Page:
UPSC » UPSC CSE Study Materials » Economy » Health System and Indicators

Health System and Indicators

Private Sector Health Infrastructure: Indian Systems of Medicine (ISM), Women’s Health, Urban-Rural and Poor-Rich Divide etc.

The WHO defines health as a condition of complete physical, mental, and social well-being. Access to a variety of health services, as well as an individual’s lifestyle choices, personal, familial, and social ties, are all factors that contribute to good health. As of right now, India’s health care system is composed of both public and private providers.

Primary, secondary, and tertiary health care facilities run by state governments provide free or low-cost medical care. Private health care also exists, ranging from individual doctors and their clinics, to general hospitals, and even super-specialized facilities. 

Indian System of Medicine (ISM)

  1. Numerous people throughout the world, particularly in developing nations, rely on traditional medical systems built on medicinal plants to get their health care. Even in developed countries, there is a growing interest in and use of herbal products derived from these plants.
  2. In order to address the world’s health care demands, Traditional Systems of medicine have long played an important role. They are currently doing so and will continue to do so in the future as well. Systems of medicine that originated in India, or systems of medicine that were brought to India from outside and became a part of Indian culture, are known as Indian Systems of Medicine. 
  3. India holds the distinction of having six internationally recognised medical systems. Natural medicine, naturopathy, and homeopathy are all included in this group of therapies. Even though Homeopathy was introduced to India in the 18th century, it has become as much a part of Indian culture and medicine as any other traditional system. 

Women’s Health in India

  1. In the world, over 800 women per day die from preventable causes associated with pregnancy and childbirth. Heart attacks, strokes, and respiratory illnesses are the three leading causes of death for women in India. 
  2. The NFHS-4 in 2016 found that 53.1% of non-pregnant women and 50.3% of pregnant women in India were anemic, making India the country with the highest anemia burden despite the introduction of the National Nutritional Anaemia Prophylaxis Program in 1970 and a slew of subsequent programmes and policies.
  3. Women have been conditioned by society to have a great tolerance for stillness and patience. Despite the fact that 75 percent of the country’s healthcare infrastructure is situated in cities, and just 1.3 percent of India’s GDP is allocated to healthcare, a much lower percentage than the global average of 6 percent, women’s health is not given the top priority here. 
  4. The quality of care available to pregnant and new mothers in rural places is generally subpar, and it is not uncommon for them to be subjected to harassment and abuse during those times.

Urban-Rural Divide in Healthcare

  1. Whilst rural India’s health care infrastructure is on the right track, the quality and amount of assistance for primary healthcare facilities are well below what the World Health Organization considers adequate.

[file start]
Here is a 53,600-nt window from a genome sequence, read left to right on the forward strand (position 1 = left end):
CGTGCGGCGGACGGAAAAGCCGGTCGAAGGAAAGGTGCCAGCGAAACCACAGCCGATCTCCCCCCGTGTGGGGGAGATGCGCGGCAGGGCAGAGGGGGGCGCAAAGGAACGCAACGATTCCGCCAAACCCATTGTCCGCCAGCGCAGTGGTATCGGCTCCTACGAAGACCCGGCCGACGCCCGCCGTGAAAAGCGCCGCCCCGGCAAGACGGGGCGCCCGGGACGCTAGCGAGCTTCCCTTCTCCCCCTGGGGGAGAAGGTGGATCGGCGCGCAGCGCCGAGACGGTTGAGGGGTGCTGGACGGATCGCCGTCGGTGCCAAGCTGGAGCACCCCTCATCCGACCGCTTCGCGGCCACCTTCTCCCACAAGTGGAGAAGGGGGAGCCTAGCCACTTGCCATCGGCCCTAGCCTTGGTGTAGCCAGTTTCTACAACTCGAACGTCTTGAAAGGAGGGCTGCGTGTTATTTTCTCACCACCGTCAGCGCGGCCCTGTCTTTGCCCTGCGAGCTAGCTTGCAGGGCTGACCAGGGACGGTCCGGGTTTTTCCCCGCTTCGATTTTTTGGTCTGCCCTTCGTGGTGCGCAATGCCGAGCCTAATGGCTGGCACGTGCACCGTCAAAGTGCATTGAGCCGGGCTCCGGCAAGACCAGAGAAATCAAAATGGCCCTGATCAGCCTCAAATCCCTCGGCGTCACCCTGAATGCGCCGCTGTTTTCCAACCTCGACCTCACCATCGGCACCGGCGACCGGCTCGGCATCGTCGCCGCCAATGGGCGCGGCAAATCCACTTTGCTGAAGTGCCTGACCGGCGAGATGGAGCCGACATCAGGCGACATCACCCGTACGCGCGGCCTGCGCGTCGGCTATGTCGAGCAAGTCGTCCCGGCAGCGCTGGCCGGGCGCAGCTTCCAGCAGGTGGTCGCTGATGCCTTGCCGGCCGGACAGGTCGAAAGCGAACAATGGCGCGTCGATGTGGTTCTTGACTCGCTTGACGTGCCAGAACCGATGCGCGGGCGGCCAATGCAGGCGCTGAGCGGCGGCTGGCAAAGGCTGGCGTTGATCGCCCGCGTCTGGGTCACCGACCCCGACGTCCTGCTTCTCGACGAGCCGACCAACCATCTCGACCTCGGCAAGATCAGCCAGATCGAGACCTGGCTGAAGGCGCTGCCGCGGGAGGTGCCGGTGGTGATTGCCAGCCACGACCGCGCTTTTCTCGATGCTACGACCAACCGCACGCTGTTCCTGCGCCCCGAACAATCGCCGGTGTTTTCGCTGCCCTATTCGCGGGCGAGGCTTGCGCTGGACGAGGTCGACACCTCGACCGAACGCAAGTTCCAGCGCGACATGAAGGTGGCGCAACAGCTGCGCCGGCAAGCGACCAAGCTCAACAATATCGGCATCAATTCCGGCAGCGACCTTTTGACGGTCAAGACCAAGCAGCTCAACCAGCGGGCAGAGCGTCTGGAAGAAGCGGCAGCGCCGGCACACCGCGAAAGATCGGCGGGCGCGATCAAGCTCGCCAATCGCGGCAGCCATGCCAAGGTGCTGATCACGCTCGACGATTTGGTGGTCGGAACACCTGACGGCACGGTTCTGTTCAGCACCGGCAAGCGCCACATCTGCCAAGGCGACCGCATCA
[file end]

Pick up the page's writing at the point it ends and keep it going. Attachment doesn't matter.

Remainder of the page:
2. There are ways to deal with this, such as by concentrating on improving the skills and building the capacity of existing rural health facilities. Health care gaps between rural and urban places are troubling. Only by focusing on rural health can we hope for a healthy India. 
  3. The healthcare sector in India receives just 1.2 percent of the country’s gross domestic product. In contrast, the United States spends more than 20% of its GDP on healthcare. Quality health care services must be made available to isolated rural areas urgently. 
  4. An urgent need exists for the current healthcare system to be transformed into a system that is accountable, accessible, and inexpensive. There are several government-run initiatives and regulations aimed at promoting a healthy infrastructure that ensures that everyone has access to medical care. However, there is a gap in procedures and new techniques that prevents modern healthcare practices from reaching India’s rural regions.

Rich-Poor Divide in Healthcare

  1. Data from the country’s largest nationwide survey on social consumption, performed between July 2017 and June 2018, shows that only 10.2% and 9.8% of the poorest one-fifth of Indians in rural and urban India have any sort of private or government health insurance.
  2. Experts say that the poor are frequently obliged to tap into their savings, borrow, delay treatment, or receive low-quality care because of their financial situation. The data showed that only 14.1% of rural Indians and 19.1% of urban Indians have health insurance of any kind. This leaves the vast majority of Indians vulnerable to financial shocks connected to health care.
  3. Over 10% of India’s population spends over 10% of their income on health care, according to a 2017 World Bank research; 3.9% of the population spends over 25% of their income on healthcare. When it comes to spending on private healthcare in low and middle-income nations, Indians rank sixth.


Both revenue and employment in the healthcare sector have grown significantly in India in recent years. Clinical trials, health insurance, hospitals, medical devices, medical tourism, outsourcing, telemedicine, and medical equipment make up healthcare. Healthcare in India is expanding at a rapid rate as both public and private players increase their expenditures and expand coverage. The healthcare industry in India has grown to be one of the country’s greatest employers and sources of revenue.